Wednesday, June 18, 2014

The Republican Party of Minnesota Needs to Back Michelle MacDonald

The endorsement of attorney Michelle MacDonald for Minnesota Supreme Court at the Republican Party of Minnesota's convention in Rochester a few weeks ago has caused some heartburn in Republican circles recently as revelations about MacDonald's checkered past with the Minnesota legal system have come to light.

We learned in the past few days that MacDonald is currently facing criminal charges related to a traffic stop related to alleged drunk driving. We also learned about a rather bizarre incident that involved MacDonald being removed from court, placed in handcuffs and a wheelchair, and then wheeled back into the courtroom.

Despite these revelations, the Republican Party of Minnesota needs to back Michelle MacDonald, and put the full weight of the party behind the effort to elect her.  MacDonald is the endorsed Republican candidate. She went through the same process that all other endorsed candidates went through, was endorsed by the same delegates as other statewide candidates, and should therefore have an expectation of an equal level of support as other endorsed candidates.

In the run up to the convention, we were lectured ad nauseum about how we need to "respect the will of the delegates." Several candidates made respecting the will of the delegates the central aspect of their campaigns. Candidates who were seen as not properly respecting delegates were repeatedly booed and heckled; their campaign volunteers spit on, their signs torn up.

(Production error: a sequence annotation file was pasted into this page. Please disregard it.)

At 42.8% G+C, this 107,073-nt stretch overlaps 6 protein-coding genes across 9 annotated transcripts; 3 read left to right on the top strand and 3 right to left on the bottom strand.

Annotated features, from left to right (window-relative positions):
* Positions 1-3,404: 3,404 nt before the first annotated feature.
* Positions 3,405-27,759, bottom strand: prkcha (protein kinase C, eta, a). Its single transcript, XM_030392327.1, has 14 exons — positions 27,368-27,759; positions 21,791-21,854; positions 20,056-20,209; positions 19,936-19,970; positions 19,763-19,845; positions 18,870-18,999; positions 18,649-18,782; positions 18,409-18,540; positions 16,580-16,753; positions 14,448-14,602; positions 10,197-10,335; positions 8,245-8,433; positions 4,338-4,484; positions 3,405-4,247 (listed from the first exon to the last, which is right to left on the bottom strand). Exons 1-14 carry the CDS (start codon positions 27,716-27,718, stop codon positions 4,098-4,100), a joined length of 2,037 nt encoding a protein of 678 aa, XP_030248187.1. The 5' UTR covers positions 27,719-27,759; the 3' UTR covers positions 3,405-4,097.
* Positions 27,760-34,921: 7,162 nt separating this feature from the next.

Michelle MacDonald met with the committee that was set up by the Party to screen candidates for judicial offices. She was deemed qualified by that committee.  Despite Chairman Keith Downey's dubious claim that he was unaware of any issues with MacDonald prior to the convention, we now know that the issues related to her arrest (and the wheelchair incident) were brought up during her screening process. The nominations committee deliberated the matter and voted to find her qualified anyway.

At the convention, MacDonald's endorsement was the subject of a number of floor votes that were supported by the delegates who were present.  First we voted to keep the agenda item in place. Then we voted on whether or not to endorse any candidate. Then we voted to endorse MacDonald.  The first two votes required at least half of the delegates to approve, the endorsement vote required 60%.

I see a problem with the fact that 60% of the nearly 2000 delegates at the convention voted to endorse someone they knew absolutely nothing about, but that's the process we have. A few hours earlier 18% of the delegates present thought Philip Parrish would be a great US Senator. Delegates aren't required to be informed about the votes they make.  Nobody forced them to make an endorsement. They chose to.

Just prior to the convention Chairman Downey sent out an email telling party officers to support the endorsed candidates or resign. True this was in the context of races where there are primary challengers, but MacDonald has no primary challenger. Why should she not expect the same level of support from party officers as the other candidates who were endorsed by the same delegation as she was?

I was not aware that respecting the will of the delegates and supporting the endorsed candidates were edicts that came with the asterisk of "unless you don't like the result."

Michelle MacDonald was screened by the process set up by the party, overseen by a committee chair who was appointed by the Party Chairman.  She was approved by that committee by a vote of 14-3. The duly elected delegates chose to endorse her in the same way they chose to endorse Jeff Johnson or Scott Newman or Dan Severson.  And the party should now support her in the same way as they support the other endorsed candidates.

The alternative, of course, is to admit that the endorsement process is severely flawed, easy to manipulate, and a ridiculous way to choose candidates.  But that really steps on the narrative about respecting the delegates. You can't on one hand argue that the delegates got it right with candidate X, but got it wrong with candidate Y.

You either respect the will of the delegates, or you don't.  The Party can't have it both ways.

Saturday, June 7, 2014

MNSure: Where the Candidates Stand (Today)